There are several solid benefits to working for the government.
Federal, state, and local government agencies are regarded as some of the most stable and reliable employers. Federal employment also boasts more competitive benefits such as health benefits, family leave, and flexible hours. There's also a strong sense of pride in the organizational culture, tons of opportunities for transfers and promotions, and training opportunities that are not often available at private sector companies.
Getting your “foot in the door” can be an obstacle because federal resumes are vastly different than corporate resumes.
In fact, you will quickly discover that you won’t be receiving much feedback (if any) from government agencies if you’re applying for government jobs with the same resume that you’re using to apply for corporate or private sector jobs. But what’s the difference between a federal resume and a corporate resume?
We will cover the top differences between federal resumes and corporate resumes as well as indicate how you can determine which resume is right for you.
A federal resume must be 4-5+ pages (or 3+ pages if you are a student or recent graduate) in length. While that seems daunting or maybe even impossible, keep in mind that federal resumes need to have far more detail about your experience and skills than a corporate resume. A federal resume needs to describe how you have used each Knowledge, Skill, and Ability required in the job announcement as well as your accomplishments for each job you have held.
A corporate resume is typically 1-2 pages (or sometimes 3 pages if you are are pursuing executive leadership roles) in length. Corporate resumes need to showcase your most recent skills and experiences that relate to the job you want to apply for. Instead of focusing on detail, your corporate resume should focus on job-related achievements.
A federal resume needs to show that you are minimally qualified by describing how you possess and have demonstrated the Knowledge, Skills, and Abilities listed in the job announcement within each of your previous jobs. There is no leniency in this matter because the federal government has strict regulations regarding its hiring policies.
A corporate resume has far more flexibility regarding qualifications. Hiring managers will often consider candidates who possess most or even some of the qualifications if they can’t find a candidate who possesses all of them. For this reason, job seekers can focus on transferable skills when making a major career change and still stand a chance when applying for corporate jobs.
A federal resume is like a 100-point test. Your federal resume will be physically read and graded by a Human Resource Specialist at the government agency that you are applying for a job at. You will be graded on how well your federal resume demonstrates the required Knowledge, Skills, and Abilities listed on the job announcement. Treat these KSAs like keywords and make them easy to find on your federal resume.
A corporate resume will first need to get through the Applicant Tracking software used by the company you are applying for a job at before it will be read by a hiring manager or Human Resources. The secret to conquering this software is to naturally integrate the right keywords, which are typically the qualifications and skills listed in the job posting, throughout your resume.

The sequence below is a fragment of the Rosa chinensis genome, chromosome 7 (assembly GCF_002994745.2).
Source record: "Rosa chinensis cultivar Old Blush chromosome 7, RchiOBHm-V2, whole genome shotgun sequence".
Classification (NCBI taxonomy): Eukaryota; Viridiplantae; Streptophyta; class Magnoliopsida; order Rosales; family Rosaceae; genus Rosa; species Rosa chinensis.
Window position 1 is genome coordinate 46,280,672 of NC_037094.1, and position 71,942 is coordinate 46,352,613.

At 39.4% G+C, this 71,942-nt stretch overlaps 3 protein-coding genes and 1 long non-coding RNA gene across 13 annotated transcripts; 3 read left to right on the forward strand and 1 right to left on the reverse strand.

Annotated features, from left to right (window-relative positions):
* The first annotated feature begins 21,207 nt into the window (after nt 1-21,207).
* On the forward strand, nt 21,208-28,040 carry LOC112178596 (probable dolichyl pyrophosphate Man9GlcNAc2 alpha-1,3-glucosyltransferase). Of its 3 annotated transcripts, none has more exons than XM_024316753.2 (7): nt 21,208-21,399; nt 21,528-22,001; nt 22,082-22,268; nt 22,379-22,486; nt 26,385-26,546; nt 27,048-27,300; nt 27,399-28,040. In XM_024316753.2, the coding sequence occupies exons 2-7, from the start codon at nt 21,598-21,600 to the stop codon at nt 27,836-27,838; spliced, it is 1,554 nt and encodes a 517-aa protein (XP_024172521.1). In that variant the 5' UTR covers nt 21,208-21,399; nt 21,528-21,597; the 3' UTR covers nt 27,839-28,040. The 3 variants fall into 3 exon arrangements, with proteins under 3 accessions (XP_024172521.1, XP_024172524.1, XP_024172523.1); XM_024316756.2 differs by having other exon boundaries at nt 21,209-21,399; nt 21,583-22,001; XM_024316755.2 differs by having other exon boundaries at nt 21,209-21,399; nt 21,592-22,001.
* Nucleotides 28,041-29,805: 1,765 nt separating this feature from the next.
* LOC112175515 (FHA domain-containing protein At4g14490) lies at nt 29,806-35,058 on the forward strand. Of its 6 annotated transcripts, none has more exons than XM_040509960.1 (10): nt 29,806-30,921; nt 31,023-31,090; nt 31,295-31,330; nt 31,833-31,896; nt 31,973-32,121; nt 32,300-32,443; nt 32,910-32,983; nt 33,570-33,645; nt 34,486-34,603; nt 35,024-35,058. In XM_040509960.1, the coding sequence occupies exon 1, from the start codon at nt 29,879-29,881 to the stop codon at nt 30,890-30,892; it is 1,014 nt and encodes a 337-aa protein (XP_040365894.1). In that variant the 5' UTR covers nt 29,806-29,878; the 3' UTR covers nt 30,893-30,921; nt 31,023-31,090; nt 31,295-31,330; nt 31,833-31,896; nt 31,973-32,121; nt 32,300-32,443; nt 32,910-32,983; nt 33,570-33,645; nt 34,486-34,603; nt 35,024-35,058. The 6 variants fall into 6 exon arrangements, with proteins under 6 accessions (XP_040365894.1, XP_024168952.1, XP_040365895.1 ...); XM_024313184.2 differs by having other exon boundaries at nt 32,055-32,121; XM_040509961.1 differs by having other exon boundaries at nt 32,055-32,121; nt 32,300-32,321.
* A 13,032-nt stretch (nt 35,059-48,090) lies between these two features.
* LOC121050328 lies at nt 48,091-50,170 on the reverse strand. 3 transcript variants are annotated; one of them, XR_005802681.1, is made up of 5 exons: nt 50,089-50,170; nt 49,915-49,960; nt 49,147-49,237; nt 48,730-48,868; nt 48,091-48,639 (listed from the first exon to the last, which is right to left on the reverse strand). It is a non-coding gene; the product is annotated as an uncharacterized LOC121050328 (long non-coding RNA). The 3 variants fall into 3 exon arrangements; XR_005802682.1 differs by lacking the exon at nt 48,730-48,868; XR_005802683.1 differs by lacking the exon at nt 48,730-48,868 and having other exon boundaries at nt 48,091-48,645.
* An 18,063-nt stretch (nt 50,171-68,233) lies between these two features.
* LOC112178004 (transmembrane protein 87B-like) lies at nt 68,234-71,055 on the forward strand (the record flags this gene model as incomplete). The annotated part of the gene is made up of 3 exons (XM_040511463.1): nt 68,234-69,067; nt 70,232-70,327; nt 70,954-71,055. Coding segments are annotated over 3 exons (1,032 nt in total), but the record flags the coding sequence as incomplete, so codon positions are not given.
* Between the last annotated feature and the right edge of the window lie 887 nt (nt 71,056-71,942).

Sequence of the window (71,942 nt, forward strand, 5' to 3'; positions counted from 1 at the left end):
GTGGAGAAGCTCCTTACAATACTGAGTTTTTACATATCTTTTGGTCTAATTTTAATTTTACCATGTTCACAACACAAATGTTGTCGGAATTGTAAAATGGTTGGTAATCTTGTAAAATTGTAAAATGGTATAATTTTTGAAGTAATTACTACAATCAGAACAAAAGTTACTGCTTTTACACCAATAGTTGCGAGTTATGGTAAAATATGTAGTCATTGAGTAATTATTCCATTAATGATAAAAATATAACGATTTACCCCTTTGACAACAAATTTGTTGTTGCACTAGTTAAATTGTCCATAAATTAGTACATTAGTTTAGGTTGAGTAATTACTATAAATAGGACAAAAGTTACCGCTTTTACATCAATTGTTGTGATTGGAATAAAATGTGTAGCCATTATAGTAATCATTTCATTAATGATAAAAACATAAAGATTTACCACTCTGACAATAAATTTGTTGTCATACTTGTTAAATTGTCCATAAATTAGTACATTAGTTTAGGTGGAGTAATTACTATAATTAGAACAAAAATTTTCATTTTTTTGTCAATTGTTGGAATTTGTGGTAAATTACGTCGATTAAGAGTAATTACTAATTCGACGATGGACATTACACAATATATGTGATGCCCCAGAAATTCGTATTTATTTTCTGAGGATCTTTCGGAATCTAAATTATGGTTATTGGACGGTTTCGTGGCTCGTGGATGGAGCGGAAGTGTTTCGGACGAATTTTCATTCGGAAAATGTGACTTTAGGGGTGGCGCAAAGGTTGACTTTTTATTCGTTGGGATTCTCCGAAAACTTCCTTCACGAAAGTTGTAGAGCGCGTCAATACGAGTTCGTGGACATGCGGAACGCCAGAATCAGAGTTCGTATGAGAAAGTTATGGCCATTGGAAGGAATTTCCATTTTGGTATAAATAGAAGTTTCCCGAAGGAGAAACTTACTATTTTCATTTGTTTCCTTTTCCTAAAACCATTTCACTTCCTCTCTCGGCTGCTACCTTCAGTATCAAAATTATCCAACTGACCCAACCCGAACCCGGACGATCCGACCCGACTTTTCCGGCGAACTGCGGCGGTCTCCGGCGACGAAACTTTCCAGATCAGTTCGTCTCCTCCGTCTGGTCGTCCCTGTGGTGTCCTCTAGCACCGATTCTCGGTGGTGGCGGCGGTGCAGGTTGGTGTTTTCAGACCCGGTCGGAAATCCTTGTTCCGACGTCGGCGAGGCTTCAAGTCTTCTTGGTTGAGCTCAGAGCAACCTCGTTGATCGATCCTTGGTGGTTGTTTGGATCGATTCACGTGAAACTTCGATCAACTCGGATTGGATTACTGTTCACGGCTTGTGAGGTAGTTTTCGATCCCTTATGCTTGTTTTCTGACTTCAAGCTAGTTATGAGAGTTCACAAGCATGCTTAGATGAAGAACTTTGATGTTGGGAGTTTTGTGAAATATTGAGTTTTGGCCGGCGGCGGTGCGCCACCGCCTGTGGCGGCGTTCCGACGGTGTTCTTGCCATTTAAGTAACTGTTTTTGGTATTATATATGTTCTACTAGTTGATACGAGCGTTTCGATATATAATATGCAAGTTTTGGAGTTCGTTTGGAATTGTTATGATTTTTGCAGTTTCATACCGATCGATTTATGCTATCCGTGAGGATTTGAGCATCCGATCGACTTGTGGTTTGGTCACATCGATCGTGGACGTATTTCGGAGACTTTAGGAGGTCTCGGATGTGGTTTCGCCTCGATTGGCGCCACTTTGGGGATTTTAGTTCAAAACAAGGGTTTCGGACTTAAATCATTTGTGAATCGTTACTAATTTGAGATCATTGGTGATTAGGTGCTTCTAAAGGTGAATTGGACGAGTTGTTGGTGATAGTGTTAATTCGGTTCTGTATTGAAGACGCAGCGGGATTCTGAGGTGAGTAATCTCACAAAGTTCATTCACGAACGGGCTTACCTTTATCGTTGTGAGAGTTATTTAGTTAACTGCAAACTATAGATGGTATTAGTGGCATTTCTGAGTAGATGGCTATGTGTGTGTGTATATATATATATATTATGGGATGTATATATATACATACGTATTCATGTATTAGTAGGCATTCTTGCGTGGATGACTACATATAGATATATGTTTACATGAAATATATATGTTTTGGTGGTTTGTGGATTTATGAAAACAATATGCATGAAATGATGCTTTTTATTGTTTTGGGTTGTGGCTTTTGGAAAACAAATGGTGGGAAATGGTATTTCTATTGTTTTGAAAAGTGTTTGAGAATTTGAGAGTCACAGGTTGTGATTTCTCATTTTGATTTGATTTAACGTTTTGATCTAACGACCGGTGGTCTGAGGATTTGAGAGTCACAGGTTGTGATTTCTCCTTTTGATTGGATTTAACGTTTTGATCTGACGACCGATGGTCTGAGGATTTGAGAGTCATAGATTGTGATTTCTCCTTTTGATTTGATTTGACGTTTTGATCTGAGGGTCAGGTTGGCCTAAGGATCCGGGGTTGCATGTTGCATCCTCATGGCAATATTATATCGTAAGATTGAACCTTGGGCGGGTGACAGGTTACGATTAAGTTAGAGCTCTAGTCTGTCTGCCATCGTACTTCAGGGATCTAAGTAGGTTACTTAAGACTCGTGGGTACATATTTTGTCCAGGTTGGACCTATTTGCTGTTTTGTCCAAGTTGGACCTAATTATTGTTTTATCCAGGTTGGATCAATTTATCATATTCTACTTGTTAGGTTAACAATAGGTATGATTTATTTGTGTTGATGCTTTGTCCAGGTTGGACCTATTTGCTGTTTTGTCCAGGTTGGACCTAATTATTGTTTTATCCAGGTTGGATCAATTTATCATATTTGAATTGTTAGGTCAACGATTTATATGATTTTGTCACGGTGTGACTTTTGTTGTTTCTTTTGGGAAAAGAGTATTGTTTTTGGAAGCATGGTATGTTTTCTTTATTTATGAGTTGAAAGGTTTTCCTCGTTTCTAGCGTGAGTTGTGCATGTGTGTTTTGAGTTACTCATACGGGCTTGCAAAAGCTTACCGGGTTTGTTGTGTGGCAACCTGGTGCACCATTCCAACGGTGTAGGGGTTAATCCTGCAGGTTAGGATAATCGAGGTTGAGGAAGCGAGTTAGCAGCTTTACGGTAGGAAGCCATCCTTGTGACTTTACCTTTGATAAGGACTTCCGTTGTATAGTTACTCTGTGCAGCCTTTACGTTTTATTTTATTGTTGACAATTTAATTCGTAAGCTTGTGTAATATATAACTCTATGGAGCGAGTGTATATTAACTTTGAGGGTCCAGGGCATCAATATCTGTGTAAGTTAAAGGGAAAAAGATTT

Design & Layout
A federal resume should have minimal to no design elements. A flashy federal resume is not going to help you stand out. A federal resume that is easy to visually scan and find that you are the best qualified candidate will make you stand out.
There are far more possibilities with corporate resumes. You can add conservative color to your name and headings, get creative with capitalization and other font styles, and add some design elements such as borders and spacing adjustments while staying compatible with Applicant Tracking software. As long as you’re not uploading them to job applications, you can even create graphic resumes for networking events and interviews.
A federal resume must have certain additional information for each job you have held for the last ten years including the company’s address, the average hours you worked per week, your supervisor’s name, and your supervisor’s phone number. A federal resume should also include additional sections that support each of the qualifications including Specialized Experience and KSAs. For example, you should include detailed volunteer experience if it demonstrates any of the qualifications or KSAs even if you have solid work experience demonstrating the qualifications and KSAs.
A corporate resume should give a snapshot of your qualifications and skills rather than provide additional information that is not directly relevant to the job you are seeking. For example, you should summarize volunteer experience if you have solid work experience or transferable experience that presents you as a qualified candidate.
Which One Is Right For Me?
You need a federal resume if the job you want to apply for is posted online at USAJOBS.gov or a government agency website. You will notice several details on a federal job announcement that you won’t find on a corporate job posting including Pay Scale and Grade, the “This job is open to” or Who May Apply section, Promotion Potential, Required Documents, and Application Questionnaire.
You need a corporate resume if the job you want to apply for is posted online on a company’s website or a general job board like Monster, Indeed, or ZipRecruiter. These job postings will provide information about the company, general duties for the job, qualifications, and how to submit an application or resume.
Stop applying for both federal and corporate jobs with the same resume, and create a federal resume that demonstrates the Knowledge, Skills, and Abilities listed each job announcement.